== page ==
Most developing countries have tended to use the absolute or basket of goods approach in establishing the PLI. The basket of goods is determined on the consumption patterns as measured by Household Income-Expenditure Surveys (HIES).

Malaysian approach to calculation of PLI

The only explicit description of the methodology used by the authorities in measuring poverty is provided in the 9th Malaysia Plan. In the parliamentary debate on the Plan, I had raised issue with the methodology used. I quote:

“A deeper and more troubling issue concerns the calculation methods used. Box 16.2 indicates that the new PLI is made up of two components - the food and non-food components.

“The Plan goes on to state that the Food component has been calculated on the basis of the ‘ … advice of nutritionists , dietitians and medical professionals.’

“The point to note is that actual consumption patterns as measured by the household surveys were ignored and substituted with notional figures on ‘desirable’ calorie values. This then is the measure used in defining the poverty line to estimate the hardcore poor.

“The impact of this approach grossly affects the PLI and ultimately understates the estimated number of the hardcore poor. This is a very deep flaw. This approach is neither recommended nor used in deriving PLIs.”

These concerns were ignored, and the authorities continued to use this highly flawed methodology which seriously deviated from international best practice for establishing an appropriate PLI.

It is now patently clear that the continued use of the flawed methodology yields unrealistic estimates of the number of households in poverty that lack credibility.

Independent researchers on poverty who have attempted research and analysis have expressed great frustration in their inability to gain access to the raw survey data which is hoarded as a state secret. This again is an uncommon practice in statistically advanced countries.

The recent discussion of the issue of poverty estimates has brought forth a clear recognition that the estimates of poverty are in gross error.

The estimate of 0.04 percent estimate is delusional and cannot be used as a basis for planning and allocation of resources.

The methodology in place needs replacement and be brought into line with international best practice. There is a certain urgency for action.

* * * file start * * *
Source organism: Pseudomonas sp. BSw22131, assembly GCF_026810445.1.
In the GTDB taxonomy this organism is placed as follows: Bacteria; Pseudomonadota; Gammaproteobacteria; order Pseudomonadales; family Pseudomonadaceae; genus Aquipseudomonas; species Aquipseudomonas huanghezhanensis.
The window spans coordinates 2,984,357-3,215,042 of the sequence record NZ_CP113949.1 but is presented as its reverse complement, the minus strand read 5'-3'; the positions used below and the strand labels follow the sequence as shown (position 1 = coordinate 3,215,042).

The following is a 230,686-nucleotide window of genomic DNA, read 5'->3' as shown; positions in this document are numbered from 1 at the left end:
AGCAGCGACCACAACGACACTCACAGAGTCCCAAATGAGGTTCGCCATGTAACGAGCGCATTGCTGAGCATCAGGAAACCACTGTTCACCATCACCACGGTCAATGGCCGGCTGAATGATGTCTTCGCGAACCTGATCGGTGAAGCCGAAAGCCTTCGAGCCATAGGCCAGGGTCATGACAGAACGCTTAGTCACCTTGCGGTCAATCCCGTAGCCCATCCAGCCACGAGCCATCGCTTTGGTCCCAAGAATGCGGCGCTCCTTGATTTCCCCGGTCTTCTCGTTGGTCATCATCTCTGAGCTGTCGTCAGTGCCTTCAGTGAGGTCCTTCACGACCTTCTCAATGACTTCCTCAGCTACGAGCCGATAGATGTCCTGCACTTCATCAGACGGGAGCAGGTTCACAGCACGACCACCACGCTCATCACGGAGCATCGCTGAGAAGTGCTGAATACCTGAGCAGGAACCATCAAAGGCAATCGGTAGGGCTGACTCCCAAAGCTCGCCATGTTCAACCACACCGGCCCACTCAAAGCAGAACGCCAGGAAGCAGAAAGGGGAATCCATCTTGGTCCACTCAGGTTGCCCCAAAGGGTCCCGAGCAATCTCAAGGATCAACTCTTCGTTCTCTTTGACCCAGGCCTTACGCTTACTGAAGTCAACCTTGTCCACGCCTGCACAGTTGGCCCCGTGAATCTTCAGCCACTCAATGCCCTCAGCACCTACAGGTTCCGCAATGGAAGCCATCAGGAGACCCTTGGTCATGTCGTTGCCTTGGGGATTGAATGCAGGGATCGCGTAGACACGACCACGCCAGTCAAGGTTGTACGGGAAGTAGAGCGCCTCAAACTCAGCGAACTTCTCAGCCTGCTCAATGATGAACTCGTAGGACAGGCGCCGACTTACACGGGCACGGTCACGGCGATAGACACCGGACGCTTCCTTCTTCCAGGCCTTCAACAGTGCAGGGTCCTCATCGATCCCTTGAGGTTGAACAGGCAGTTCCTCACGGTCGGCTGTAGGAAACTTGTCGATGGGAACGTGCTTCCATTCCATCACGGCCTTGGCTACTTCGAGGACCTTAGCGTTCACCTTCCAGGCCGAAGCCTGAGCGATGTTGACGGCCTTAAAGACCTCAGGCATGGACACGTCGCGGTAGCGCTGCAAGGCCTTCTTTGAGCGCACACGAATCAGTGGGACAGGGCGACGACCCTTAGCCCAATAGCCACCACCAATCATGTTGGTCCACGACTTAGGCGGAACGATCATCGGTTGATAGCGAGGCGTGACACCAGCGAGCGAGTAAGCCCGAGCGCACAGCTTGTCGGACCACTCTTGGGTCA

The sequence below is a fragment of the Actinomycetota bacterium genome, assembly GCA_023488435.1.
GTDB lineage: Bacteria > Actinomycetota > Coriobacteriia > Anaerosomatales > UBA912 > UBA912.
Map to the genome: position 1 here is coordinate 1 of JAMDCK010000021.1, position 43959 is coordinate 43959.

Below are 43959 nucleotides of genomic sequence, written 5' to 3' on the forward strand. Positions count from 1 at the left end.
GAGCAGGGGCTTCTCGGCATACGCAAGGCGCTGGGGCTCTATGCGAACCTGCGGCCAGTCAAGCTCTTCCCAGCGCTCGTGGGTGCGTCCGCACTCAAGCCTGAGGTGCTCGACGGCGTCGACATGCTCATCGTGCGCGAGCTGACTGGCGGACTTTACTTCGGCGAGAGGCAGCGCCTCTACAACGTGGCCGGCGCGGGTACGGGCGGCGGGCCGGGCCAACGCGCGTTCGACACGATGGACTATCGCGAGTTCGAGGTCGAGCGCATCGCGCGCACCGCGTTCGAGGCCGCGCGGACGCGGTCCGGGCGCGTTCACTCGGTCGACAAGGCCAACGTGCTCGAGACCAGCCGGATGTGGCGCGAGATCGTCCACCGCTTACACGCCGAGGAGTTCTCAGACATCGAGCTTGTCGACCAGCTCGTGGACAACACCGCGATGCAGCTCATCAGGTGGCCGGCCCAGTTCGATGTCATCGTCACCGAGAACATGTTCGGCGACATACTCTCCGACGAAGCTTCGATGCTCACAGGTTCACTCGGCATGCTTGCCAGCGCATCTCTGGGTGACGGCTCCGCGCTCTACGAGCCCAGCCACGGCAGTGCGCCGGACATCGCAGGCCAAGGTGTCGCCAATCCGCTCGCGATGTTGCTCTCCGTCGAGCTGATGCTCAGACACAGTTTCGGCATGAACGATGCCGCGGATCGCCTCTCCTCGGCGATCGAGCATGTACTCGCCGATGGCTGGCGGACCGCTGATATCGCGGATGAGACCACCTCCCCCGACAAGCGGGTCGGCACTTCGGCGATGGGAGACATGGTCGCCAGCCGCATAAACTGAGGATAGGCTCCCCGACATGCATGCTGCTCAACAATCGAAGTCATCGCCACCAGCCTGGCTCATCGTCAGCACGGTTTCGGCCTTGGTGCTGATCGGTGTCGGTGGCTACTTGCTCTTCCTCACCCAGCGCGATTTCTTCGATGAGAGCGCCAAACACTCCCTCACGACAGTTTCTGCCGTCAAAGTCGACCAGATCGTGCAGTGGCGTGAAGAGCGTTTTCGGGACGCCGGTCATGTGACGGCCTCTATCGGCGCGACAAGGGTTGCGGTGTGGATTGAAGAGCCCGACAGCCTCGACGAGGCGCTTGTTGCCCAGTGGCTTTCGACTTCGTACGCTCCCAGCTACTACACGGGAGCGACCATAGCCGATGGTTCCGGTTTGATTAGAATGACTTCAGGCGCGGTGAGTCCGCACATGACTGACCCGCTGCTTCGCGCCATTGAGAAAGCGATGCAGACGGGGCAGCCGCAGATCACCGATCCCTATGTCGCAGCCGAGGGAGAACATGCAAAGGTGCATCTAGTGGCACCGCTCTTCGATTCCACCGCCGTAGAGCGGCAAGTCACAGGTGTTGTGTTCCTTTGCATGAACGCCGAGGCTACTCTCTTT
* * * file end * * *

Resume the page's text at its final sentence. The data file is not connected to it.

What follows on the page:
First and foremost, the Economic Planning Unit (EPU) and Statistics Department need be directed to release disaggregated data (anonymised in keeping with the requirements of the Statistics Act) from the last Household Income-Expenditure Survey to permit researchers to undertake independent analysis.

The release would represent the commitment to open and transparent sharing of data consistent with the Pakatan Harapan manifesto. This is a promised reform and needs to be met.

It is noteworthy that release of such data are a basic and common practice and in keeping with the UN Principles of Statistics. No statistically mature country hoards survey data in the way Malaysia does.

While the convening of a RCI may be deferred, the calculation of a PLI is a technical issue and need not await the convening of a RCI and therefore should proceed forthwith.

The options concerning the methodology for calculating are well established and internationally known. The problem we face arises from the fact that the previous BNmasters circumvented that methodology.

To put matters right, what is needed is the establishment of an independent Technical Expert Group.

This is the commonly accepted approach adopted by a large number of advanced countries when calculating important/sensitive statistical measures.

It is time for Malaysia to move towards a fully transparent approach by abandoning outdated practices designed to generate “feel good” numbers.

There is great urgency in addressing this issue of credible measures to coincide with the preparation of the 12th Malaysia Plan to achieve shared prosperity for all Malaysians and achieve the goals of becoming an advanced nation.

LIM KIT SIANG is Iskandar Puteri MP.